Sonora Invests Into Tourism

Sonora promotes tourism

Marketing push aimed at Arizonans

 

Stephanie Paterik
The Arizona Republic
Sept. 24, 2006   

   

If it feels as if Sonora is calling, that’s because it is.  

The Mexican state just south of the border is spending $1.5 million this year to attract tourists from Arizona, compared with $100,000 in years past.

A contingent of Sonora government officials came to Phoenix last week to talk about the campaign with the Arizona Office of Tourism and local media.

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In addition to beefing up marketing, Sonora officials said a 400-mile coastal highway is being built between now and 2009, making it easier for visitors to drive from one seaside town to the next.

In December, much of Sonora stopped requiring car permits, which visitors complained were costly, time-consuming and difficult to get.

“We’re trying to make it easier to come from Arizona,” said Epifanio Salido Pavlovich, coordinator general of the Sonora Office of Tourism.

“We are so close. We are neighbors. We are trying to make an investment in marketing.”

Until now, Sonora spent nearly all of its marketing budget on California and countries overseas. But a study showed that 67 percent of its visitors were from Arizona, prompting a dramatic shift in strategy.

“Now we know Arizona is our priority,” Pavlovich said.

The goal is to duplicate the success of Puerto Peñasco, also known as Rocky Point, in other areas of Sonora.

The popular spring break destination has become a magnet for tourists and developers; nine condominium projects are in the works.

Other cities in Sonora want a piece of that economic vitality.

“Peñasco is in the eyes of everyone,” Pavlovich said.

“We’re increasing investment in the tourism sector very quickly. What is happening in Peñasco, we wanted to bring it along the coast of Sonora.”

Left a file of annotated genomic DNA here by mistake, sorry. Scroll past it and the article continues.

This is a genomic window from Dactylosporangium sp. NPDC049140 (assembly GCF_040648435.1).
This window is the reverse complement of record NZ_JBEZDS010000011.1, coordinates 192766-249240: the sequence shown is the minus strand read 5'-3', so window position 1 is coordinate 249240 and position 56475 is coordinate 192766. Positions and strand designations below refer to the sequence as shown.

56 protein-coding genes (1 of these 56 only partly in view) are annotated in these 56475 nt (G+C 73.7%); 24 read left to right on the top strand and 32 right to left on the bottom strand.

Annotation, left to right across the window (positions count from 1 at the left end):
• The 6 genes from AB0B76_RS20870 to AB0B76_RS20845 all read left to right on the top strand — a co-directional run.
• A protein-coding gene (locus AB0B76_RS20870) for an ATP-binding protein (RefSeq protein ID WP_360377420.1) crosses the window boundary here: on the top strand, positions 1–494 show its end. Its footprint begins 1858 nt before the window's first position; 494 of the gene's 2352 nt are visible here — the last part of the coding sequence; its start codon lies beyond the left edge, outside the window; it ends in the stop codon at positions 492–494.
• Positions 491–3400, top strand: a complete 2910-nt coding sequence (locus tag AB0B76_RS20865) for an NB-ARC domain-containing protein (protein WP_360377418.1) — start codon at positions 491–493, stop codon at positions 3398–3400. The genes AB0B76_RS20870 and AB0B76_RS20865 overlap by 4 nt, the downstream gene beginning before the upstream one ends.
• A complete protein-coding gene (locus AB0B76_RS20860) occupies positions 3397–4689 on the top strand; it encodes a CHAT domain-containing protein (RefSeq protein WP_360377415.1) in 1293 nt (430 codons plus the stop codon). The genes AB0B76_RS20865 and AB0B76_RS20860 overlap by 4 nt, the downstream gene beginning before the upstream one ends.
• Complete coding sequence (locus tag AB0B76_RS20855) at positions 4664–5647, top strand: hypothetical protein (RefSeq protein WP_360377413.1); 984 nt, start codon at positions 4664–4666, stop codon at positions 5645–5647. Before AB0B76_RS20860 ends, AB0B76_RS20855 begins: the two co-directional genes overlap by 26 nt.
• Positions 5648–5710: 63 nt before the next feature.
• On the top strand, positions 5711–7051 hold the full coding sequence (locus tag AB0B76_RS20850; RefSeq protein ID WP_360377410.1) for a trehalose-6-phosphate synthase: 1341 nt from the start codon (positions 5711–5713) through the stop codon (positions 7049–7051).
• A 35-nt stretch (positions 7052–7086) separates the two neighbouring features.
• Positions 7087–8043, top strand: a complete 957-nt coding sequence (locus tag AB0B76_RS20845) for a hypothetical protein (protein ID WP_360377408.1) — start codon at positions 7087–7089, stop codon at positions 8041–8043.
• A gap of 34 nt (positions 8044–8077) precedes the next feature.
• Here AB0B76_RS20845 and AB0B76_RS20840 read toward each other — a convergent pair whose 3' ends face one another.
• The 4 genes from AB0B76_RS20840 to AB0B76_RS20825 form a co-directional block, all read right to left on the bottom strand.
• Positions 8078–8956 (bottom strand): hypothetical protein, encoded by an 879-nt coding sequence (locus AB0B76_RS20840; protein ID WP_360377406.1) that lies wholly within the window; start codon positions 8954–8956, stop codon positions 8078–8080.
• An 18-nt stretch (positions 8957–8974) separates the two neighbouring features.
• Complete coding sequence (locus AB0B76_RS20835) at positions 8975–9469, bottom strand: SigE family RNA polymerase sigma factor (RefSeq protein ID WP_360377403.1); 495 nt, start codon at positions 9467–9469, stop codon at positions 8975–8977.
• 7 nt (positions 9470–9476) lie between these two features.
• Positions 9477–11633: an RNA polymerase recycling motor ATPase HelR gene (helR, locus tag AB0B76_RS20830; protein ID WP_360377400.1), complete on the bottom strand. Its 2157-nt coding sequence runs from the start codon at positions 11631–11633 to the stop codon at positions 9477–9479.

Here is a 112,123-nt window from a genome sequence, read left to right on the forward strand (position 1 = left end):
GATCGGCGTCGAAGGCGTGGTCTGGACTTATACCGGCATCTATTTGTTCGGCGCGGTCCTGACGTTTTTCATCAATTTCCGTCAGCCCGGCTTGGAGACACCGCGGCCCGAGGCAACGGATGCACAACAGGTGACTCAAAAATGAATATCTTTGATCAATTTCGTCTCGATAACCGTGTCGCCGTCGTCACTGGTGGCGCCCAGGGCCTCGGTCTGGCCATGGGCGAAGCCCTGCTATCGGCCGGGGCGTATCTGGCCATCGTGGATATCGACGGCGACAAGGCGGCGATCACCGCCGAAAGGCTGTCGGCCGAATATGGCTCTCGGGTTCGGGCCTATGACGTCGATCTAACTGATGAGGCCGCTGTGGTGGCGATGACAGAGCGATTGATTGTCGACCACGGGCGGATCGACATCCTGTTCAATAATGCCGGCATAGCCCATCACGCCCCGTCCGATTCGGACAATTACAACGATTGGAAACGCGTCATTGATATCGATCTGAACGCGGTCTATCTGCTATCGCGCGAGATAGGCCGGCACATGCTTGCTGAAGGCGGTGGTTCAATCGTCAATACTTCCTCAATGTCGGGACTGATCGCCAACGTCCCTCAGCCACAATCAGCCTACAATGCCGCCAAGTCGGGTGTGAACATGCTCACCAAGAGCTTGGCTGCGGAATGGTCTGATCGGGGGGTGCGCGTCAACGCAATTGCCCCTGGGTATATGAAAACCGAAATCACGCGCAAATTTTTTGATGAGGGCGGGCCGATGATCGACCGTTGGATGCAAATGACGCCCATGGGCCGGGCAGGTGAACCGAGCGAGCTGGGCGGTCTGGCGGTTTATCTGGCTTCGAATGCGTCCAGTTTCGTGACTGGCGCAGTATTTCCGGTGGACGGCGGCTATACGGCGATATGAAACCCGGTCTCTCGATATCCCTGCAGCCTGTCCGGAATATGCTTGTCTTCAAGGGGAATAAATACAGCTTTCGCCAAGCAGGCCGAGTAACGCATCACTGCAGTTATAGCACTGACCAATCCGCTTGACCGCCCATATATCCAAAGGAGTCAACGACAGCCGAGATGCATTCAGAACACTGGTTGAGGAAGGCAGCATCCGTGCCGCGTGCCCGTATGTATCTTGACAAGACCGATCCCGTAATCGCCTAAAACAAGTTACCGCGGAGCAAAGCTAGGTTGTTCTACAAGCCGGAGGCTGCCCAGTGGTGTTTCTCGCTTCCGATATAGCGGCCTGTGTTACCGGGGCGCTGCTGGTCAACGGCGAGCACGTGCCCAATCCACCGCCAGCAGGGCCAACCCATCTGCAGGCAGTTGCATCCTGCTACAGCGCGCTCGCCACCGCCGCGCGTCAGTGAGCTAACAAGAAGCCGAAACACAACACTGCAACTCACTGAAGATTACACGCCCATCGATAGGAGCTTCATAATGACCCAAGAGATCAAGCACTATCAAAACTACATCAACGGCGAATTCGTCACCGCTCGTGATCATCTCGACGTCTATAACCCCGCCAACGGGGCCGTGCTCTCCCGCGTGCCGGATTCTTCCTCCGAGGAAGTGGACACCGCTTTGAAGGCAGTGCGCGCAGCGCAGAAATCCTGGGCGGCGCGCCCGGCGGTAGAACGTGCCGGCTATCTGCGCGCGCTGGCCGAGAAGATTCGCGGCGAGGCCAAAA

Ing. Raúl Acedo Elías, subdirector of the Sonora Office of Tourism, pointed out that Sonora is making another shift. Instead of promoting only its sand and surf, the state is trying to attract people to rural and colonial areas.

It’s participating with Arizona in National Geographic’s geotourism map project. Next year, the publisher will release a map that highlights the hidden cultural treasures of the Sonora Desert Region, all nominated by locals.

Promoting the diversity of the region instead of one beach town ultimately will draw more visitors, Elías said.

“We don’t only want beach and sun (tourists),” he said. “We want ecotourism.”

Early indications are that the new strategy is working.

Hotel occupancy in Sonora is up 25 percent this year, and overall visitation is up 20 percent, Pavlovich said.

Margie Emmermann, director of the Arizona Office of Tourism, met with Sonora officials last week, as she does twice a year.

She said that extending the permit-free zone for cars is a major step toward making travel easier. Studying tourists more closely is helping all communities, including Sonora, understand how to reach their customers.

“They will be more successful in being able to get right to their niche and better educate people about the ease of travel and beauty of Sonora,” she said.

 


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